The passing this week of Jack Bogle, founder of Vanguard, has highlighted what an extraordinary ethical visionary he has been. While we may mourn his death, we also celebrate how much better the world is because of his impact. Though Bogle may be remembered most for the invention of the index mutual fund in the 1970s, his most impressive achievement has been in providing such a marvelous example of how all businesses, not just the investment industry, need to be grounded in stewardship. For Bogle, that word meant that as a business you could act as a capitalist and strive to make money, but it still remains incumbent upon you to treat your clients honorably and honestly. It’s heartening that Bogle was still alive to see the massive transition to lower-fee offerings like indexing in an industry too often focused on its own enrichment rather than the wealth of its clients. Investors certainly owe him a debt of gratitude for the potentially hundreds of billions of dollars he saved them in lower fees, but we all owe him for leading through his personal choices the kind of ethical life that has so substantially improved the lives of others.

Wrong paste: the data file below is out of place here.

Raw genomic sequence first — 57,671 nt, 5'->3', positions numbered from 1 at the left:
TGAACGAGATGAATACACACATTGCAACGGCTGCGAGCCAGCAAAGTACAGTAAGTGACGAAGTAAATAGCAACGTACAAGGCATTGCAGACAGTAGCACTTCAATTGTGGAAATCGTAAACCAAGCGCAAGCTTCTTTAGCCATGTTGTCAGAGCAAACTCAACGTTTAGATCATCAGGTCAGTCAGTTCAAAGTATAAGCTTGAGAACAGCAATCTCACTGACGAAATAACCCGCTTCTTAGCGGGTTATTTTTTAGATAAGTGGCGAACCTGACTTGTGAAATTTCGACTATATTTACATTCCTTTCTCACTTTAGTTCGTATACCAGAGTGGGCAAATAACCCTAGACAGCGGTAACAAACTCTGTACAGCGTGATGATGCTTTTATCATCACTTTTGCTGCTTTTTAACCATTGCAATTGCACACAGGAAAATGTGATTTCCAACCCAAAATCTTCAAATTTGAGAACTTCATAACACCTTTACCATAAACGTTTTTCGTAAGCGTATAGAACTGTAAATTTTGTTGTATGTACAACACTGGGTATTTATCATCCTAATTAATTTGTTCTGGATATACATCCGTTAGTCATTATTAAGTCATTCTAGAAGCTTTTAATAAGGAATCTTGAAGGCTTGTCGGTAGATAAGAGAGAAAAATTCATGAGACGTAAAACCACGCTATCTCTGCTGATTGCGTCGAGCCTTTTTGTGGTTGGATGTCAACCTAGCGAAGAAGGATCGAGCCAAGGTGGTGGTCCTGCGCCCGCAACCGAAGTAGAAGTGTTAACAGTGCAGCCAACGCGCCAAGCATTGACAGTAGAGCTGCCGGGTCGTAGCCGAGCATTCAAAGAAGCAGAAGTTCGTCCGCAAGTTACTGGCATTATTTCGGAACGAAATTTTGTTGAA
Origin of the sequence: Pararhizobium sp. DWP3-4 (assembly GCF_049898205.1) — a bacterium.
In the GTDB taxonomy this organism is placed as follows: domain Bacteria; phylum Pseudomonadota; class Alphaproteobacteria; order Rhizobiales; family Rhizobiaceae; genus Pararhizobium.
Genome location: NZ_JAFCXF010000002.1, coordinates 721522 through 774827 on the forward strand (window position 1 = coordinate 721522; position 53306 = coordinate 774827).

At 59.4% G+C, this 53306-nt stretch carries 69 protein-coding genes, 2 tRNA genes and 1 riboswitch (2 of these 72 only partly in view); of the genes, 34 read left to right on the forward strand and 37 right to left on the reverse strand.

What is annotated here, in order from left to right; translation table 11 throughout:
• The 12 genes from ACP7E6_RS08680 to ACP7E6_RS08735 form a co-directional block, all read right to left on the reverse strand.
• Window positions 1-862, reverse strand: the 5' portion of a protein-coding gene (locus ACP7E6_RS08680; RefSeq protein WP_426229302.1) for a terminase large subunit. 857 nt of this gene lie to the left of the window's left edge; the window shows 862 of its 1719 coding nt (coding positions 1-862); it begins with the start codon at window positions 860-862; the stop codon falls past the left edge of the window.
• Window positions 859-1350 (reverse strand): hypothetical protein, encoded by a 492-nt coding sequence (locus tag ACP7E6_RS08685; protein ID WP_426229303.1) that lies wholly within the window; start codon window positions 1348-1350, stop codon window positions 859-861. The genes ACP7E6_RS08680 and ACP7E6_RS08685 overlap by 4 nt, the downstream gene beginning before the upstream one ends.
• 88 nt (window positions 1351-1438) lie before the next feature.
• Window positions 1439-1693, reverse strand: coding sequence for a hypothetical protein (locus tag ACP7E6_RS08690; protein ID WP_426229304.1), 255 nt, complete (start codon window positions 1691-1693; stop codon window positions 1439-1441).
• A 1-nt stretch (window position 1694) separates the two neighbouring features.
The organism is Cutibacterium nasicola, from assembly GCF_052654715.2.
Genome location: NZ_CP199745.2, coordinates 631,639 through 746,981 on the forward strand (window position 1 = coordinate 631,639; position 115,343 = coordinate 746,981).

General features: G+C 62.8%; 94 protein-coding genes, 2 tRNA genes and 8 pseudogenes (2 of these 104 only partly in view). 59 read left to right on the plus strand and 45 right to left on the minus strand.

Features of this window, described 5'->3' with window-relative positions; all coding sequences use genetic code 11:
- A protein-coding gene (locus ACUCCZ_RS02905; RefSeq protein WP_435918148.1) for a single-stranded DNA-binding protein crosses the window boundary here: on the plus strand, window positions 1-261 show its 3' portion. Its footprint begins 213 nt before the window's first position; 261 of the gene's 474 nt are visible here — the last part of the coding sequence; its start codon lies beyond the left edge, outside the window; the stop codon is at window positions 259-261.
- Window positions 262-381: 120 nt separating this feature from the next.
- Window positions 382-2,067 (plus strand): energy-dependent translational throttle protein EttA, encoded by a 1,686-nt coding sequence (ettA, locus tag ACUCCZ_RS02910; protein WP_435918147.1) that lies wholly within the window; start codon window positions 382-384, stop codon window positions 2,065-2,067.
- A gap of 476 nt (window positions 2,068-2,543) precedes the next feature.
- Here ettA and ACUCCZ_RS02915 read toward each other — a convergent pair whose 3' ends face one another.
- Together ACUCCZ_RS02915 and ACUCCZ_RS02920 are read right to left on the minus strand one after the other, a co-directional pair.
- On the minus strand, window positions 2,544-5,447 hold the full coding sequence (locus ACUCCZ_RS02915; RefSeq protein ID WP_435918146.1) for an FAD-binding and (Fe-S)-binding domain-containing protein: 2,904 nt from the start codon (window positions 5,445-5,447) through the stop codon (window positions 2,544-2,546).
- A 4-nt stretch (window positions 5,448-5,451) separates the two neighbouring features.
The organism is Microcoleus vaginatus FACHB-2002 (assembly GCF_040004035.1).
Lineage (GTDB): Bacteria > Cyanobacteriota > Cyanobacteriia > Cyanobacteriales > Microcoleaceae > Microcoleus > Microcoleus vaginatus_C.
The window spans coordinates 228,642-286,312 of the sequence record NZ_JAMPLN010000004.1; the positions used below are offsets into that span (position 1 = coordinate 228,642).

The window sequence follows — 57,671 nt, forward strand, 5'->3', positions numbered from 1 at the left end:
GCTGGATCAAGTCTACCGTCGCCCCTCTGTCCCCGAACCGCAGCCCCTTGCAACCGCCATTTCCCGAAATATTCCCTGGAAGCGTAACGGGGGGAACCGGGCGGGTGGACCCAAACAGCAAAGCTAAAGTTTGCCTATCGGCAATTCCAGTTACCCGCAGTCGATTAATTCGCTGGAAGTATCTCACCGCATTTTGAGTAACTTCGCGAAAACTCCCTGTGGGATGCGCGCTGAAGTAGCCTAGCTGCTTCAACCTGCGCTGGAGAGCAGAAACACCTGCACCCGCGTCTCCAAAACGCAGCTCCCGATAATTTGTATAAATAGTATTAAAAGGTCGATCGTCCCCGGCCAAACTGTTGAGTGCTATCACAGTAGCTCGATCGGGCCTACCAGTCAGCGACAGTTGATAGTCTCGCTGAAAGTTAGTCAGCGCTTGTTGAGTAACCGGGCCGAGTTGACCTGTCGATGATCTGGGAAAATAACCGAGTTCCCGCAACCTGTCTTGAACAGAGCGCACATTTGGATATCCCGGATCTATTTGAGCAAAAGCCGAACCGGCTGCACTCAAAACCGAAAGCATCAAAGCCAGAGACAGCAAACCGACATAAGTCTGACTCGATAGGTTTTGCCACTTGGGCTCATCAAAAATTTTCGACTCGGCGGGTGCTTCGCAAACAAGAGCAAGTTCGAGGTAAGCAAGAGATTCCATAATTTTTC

On a personal note, the one thing I’ll hold against Jack Bogle is that he set the bar so very high for honorable behavior in the business world. Though virtually none of us can ever contribute to the good of society to the extent Bogle has, we can at least aspire to follow his commitment to doing the right thing.
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